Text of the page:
Written by: Michael Den Boer on October 7th, 2010
Theatrical Release Date: USA, 1980
Director: William Lustig
Writers: C.A. Rosenberg, Joe Spinell
Cast: Joe Spinell, Caroline Munro, Abigail Clayton, Kelly Piper, Rita Montone, Tom Savini, Hyla Marrow, Sharon Mitchell
BluRay released: October 26th, 2010
Approximate running time: 88 minutes
Aspect Ratio: 1.85:1 Widescreen / 1080 Progressive
Sound: 7.1 DTS-HD English, Dolby Digital 5.1 English, Dolby Digital Mono French, Dolby Digital Mono German, Dolby Digital Mono Italian
Subtitles: English SDH, French, Spanish, Portuguese, Japanese, Chinese, Korean, Thai
BluRay Release: Blue Underground
Region Coding: Region 0
Retail Price: $34.98
Synopsis: A psychopath stalks the street of New York city.
After directing a two XXX feature films (The Violation of Claudia & Hot Honey) under the pseudonym Billy Bagg. Filmmaker William Lustig (Vigilante, Maniac Cop) would make his first foray into mainstream feature films with his nihilistic tour de force Maniac. The screenplay was co-written by Joe Spinell (Rocky), who also appears in the film as the Frank Zito a psychopath who goes on a killing spree. The score for Maniac was composed by Jay Chattaway, who would go onto score four other films directed by William Lustig (Vigilante, Maniac Cop, Relentless, Maniac Cop 2). The cinematographer on Maniac was Robert Lindsay. Another frequent collaborator of William Lustig’s. Their other collaborations include The Violation of Claudia and Hot Honey.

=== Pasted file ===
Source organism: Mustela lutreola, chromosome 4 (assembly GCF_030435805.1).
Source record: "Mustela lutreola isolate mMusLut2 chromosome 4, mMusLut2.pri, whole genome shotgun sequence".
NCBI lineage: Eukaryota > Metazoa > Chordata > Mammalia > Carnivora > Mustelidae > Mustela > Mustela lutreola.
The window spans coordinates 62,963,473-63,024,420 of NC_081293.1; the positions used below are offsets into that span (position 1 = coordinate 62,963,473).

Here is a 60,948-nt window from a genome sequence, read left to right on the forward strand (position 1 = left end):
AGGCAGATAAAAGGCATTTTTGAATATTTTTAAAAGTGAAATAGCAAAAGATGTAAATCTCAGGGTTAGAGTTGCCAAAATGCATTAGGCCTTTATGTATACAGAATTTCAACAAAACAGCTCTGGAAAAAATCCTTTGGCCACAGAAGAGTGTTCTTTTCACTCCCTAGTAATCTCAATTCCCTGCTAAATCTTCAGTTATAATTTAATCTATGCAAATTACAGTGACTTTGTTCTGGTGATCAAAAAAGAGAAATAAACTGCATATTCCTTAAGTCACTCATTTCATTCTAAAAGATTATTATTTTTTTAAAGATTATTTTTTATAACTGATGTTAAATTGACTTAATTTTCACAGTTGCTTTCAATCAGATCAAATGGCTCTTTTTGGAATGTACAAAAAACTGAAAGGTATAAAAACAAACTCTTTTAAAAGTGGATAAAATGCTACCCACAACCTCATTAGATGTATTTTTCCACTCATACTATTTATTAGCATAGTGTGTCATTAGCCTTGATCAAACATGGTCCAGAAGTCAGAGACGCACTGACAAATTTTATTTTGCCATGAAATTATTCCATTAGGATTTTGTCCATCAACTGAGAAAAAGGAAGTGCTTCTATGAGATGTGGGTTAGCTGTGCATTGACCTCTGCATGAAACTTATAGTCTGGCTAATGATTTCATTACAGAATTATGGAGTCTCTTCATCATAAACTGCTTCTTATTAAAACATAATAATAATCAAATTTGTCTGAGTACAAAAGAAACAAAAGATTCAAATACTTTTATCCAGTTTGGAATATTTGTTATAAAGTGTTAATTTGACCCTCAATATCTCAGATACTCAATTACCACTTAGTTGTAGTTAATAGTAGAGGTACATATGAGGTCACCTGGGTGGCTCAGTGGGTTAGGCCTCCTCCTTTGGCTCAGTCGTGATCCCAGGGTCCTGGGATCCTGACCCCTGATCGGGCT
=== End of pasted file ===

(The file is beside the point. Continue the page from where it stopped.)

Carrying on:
Maniac was made during an era when horror films tried to be the more shocking than what had come before it. There is no denying that Maniac stand outs as one of the most grueling urban nightmare’s to ever grace the silver screen. At the heart of the film is a deranged lunatic named Frank Zito, who is convincingly brought to life by Joe Spinell. Unlike the majority of horror films from this era. The reason why Maniac has not lost any of its bite over the years. Is because its protagonist is rooted in reality and not portrayed as a unstoppable killing machine. This film’s single most enduring asset is the way in which Joe Spinell is able to humanize the character.
If anything, the only area where this film does not always work is its pacing. There are a few stretches where the story tends to drag. Thankfully the rest of the film is nearly flawlessly executed. Besides the aforementioned performance from Joe Spinell. Another area where this film excels are its kill scenes and its gruesome special effects that were created by Tom Savini. Also the tension during the kills scenes is superbly realized.
Maniac comes on a 50 GB dual layer BluRay. The film is presented in a 1080 progressive anamorphic widescreen. This releases transfer has been sourced from a brand new 2K high definition source. Grain structure looks natural and DNR is kept in check. Colors are nicely saturated and flesh tones look accurate. Black levels look pretty good for a film that was shot on 16mm and natural lighting was used for the majority of the film. Details look sharpest during close ups, while some of the medium range shots are not as crisp. When compared to previous releases of Maniac this is easily the best it has looked to date.